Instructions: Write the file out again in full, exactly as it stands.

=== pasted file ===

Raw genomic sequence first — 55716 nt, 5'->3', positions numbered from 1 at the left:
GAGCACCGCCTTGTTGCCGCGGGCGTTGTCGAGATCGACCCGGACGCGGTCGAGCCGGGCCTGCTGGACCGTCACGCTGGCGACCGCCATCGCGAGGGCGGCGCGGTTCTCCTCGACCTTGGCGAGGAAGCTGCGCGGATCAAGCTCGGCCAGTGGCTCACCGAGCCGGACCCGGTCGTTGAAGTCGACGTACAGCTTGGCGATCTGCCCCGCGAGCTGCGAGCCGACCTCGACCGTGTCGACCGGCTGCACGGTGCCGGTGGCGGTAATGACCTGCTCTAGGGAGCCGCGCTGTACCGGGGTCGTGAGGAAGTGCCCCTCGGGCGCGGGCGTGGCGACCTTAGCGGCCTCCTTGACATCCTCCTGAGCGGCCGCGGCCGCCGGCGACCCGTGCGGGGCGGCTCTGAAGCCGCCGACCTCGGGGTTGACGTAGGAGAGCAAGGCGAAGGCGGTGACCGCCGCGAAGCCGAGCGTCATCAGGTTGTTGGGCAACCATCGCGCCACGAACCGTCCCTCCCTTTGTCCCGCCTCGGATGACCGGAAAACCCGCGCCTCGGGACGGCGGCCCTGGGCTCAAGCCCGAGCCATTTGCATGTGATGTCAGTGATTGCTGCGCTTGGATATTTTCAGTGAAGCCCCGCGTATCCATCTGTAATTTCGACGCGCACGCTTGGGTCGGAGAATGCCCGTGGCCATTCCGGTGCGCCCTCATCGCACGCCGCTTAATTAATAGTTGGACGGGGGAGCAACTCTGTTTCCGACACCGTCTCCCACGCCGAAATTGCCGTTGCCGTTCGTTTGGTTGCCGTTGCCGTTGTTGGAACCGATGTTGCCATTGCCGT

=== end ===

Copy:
Raw genomic sequence first — 55716 nt, 5'->3', positions numbered from 1 at the left:
GAGCACCGCCTTGTTGCCGCGGGCGTTGTCGAGATCGACCCGGACGCGGTCGAGCCGGGCCTGCTGGACCGTCACGCTGGCGACCGCCATCGCGAGGGCGGCGCGGTTCTCCTCGACCTTGGCGAGGAAGCTGCGCGGATCAAGCTCGGCCAGTGGCTCACCGAGCCGGACCCGGTCGTTGAAGTCGACGTACAGCTTGGCGATCTGCCCCGCGAGCTGCGAGCCGACCTCGACCGTGTCGACCGGCTGCACGGTGCCGGTGGCGGTAATGACCTGCTCTAGGGAGCCGCGCTGTACCGGGGTCGTGAGGAAGTGCCCCTCGGGCGCGGGCGTGGCGACCTTAGCGGCCTCCTTGACATCCTCCTGAGCGGCCGCGGCCGCCGGCGACCCGTGCGGGGCGGCTCTGAAGCCGCCGACCTCGGGGTTGACGTAGGAGAGCAAGGCGAAGGCGGTGACCGCCGCGAAGCCGAGCGTCATCAGGTTGTTGGGCAACCATCGCGCCACGAACCGTCCCTCCCTTTGTCCCGCCTCGGATGACCGGAAAACCCGCGCCTCGGGACGGCGGCCCTGGGCTCAAGCCCGAGCCATTTGCATGTGATGTCAGTGATTGCTGCGCTTGGATATTTTCAGTGAAGCCCCGCGTATCCATCTGTAATTTCGACGCGCACGCTTGGGTCGGAGAATGCCCGTGGCCATTCCGGTGCGCCCTCATCGCACGCCGCTTAATTAATAGTTGGACGGGGGAGCAACTCTGTTTCCGACACCGTCTCCCACGCCGAAATTGCCGTTGCCGTTCGTTTGGTTGCCGTTGCCGTTGTTGGAACCGATGTTGCCATTGCCGT